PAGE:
On Sunday I will host an event of writers from the NY/NJ area who have essays in the (Her)oics Anthology, which I co-edited. It is called “Tales from the Epicenter” as these stories took place in March-May of 2020, when NYC was the epicenter.  In thinking through the various stories that will be shared, I wonder now if I should have called it “Tales of Recovery.”

Two of the writers share stories about being sober. One of them has five years clean, and writes of facing her high risk pregnancy during the pandemic. She reflects on an earlier pregnancy with her first child years earlier, when she was 17, and the difference of managing her current fears with recovery and faith. She weaves in the story of a miscarriage, of her Colombian father who inspires her, of life before and after. She makes us long for this baby to arrive.

The other writer is new to recovery– her piece is literally called Newly Sober in the Time of Coronavirus.  It’s a lyrical, poetic tale of escaping Manhattan at the worst of the pandemic, only to find herself in a new city in Kentucky, with very little sobriety under her belt and her AA book forgotten in the taxi. It’s about the anxiety, the longing to run, and the help that exists, everywhere.

These stories are obviously on the theme of recovery.But another writer shares the experience of recovering from cancer, twice, and how it relates to the collective experience of Coronavirus. A fourth writer shares a beautiful piece about her baby, Azalea, but also about the years of infertility and multiple miscarriages to arrive at this moment – caring for her child during a pandemic. Our fifth writer is recovering, quite literally as she writes her essay, from Covid-19. Newly home from the hospital, she endeavors to nurture herself, even if with only a bowl of cream of wheat.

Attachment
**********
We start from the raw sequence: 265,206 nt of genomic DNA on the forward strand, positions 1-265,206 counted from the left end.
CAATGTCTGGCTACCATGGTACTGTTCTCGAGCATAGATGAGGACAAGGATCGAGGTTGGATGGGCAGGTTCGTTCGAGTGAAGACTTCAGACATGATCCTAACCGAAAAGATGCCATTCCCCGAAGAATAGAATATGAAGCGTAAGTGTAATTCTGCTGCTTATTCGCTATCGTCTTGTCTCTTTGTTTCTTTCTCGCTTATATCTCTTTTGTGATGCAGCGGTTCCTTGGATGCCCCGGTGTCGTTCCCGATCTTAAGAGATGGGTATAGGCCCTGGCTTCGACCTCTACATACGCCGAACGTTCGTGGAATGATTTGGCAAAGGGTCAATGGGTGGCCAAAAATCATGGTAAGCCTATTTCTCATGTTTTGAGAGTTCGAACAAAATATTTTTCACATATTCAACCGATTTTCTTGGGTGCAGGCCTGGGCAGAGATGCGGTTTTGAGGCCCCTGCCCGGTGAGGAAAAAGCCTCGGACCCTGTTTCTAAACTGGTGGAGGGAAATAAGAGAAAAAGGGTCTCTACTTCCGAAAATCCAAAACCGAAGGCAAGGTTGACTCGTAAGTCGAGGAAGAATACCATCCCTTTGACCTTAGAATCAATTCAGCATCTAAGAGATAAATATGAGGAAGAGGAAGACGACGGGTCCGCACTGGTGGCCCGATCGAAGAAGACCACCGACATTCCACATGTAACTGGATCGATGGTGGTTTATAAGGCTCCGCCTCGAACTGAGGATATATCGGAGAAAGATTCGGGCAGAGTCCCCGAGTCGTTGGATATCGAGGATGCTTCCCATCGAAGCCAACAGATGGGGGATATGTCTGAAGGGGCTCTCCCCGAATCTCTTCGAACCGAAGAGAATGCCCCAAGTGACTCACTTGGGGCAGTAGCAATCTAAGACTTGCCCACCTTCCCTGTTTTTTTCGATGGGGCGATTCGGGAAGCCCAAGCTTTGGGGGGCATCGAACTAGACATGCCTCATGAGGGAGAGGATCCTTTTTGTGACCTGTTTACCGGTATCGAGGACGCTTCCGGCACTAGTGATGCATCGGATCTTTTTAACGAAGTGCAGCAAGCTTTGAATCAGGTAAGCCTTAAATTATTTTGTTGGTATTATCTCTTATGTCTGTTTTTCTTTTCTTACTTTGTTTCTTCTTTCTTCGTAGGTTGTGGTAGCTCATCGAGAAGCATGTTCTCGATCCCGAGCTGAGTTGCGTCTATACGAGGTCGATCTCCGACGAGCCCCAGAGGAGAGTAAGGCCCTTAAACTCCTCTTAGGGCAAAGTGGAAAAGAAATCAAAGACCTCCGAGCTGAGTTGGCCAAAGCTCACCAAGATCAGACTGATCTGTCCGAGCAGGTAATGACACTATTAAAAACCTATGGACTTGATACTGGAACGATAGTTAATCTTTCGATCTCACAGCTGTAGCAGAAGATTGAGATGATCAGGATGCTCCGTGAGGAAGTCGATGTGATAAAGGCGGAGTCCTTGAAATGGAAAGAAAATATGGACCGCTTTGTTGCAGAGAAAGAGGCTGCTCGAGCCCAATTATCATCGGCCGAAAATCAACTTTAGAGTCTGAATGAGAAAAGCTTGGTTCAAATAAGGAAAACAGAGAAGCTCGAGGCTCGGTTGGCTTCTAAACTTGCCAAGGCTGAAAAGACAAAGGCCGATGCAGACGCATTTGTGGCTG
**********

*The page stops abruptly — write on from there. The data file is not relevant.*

It occurs to me, as I go over the essays and prepare for the gathering, that recovery could be the theme for the entire collection.

Because aren’t we all recovering at this point?

We’re recovering from cancer, from Covid-19, from pregnancy loss, from addiction. We’re recovering from the loss of loved ones, from parenting alone, from divorce, from racial trauma, from our capital being stormed, from job loss, from broken friendships, from crushed dreams, from interrupted schooling, from food insecurity, from police brutality, from loneliness, from a year of fear.

Recovery is such an interesting word.

People in 12 step say, “I am in recovery.” Not, “I am done. I am recovered.”  Still in it. Always in it. Because they know it is a life long process, to recover from the ailment that brought them through the door. In French, it is translated récupération. From the Latin recuperare, to take back.

I don’t think we can ever fully take back all that was lost in 2020.

Then again, I’ve always thought it’s more than a coincidence that recovery rhymes with discovery.  Discovery, in old French, discovrir.  Old World Definition: “uncover, unroof, unveil, reveal.”

As we recover from 2020, we discover.

We reveal our vulnerabilities and strengths.  We unearth forgotten dreams and dust them off. We root out our own racism and recoil. We stumble upon enormous holes in our “safety net” and are ashamed. We reacquaint ourselves with social skills. We renew old friendships. We re-imagine ways to co-exist. We unveil the ways our governments fail, and the ways science steps forward. We acknowledge our need for self-care. We bask in the online reassurance that others feel the same way. We recoup some of our lost optimism. We reveal the depth of our despair.

We discover, maybe to our own surprise, how much we want to keep going. To be here. We recover ourselves and one another. We begin the long path of repair.  We uncover our wounds, bringing them out, to our community. Here are my wounds. Where are yours? Can we bandage one another?

I believe in recovery. I believe there is a “renaissance” after the dark ages.

I hope you can join us on Sunday (April 18) to hear about discovery, recovery and rebirth. That we can spend an hour healing together.

We’ll bring the stories. You just show up.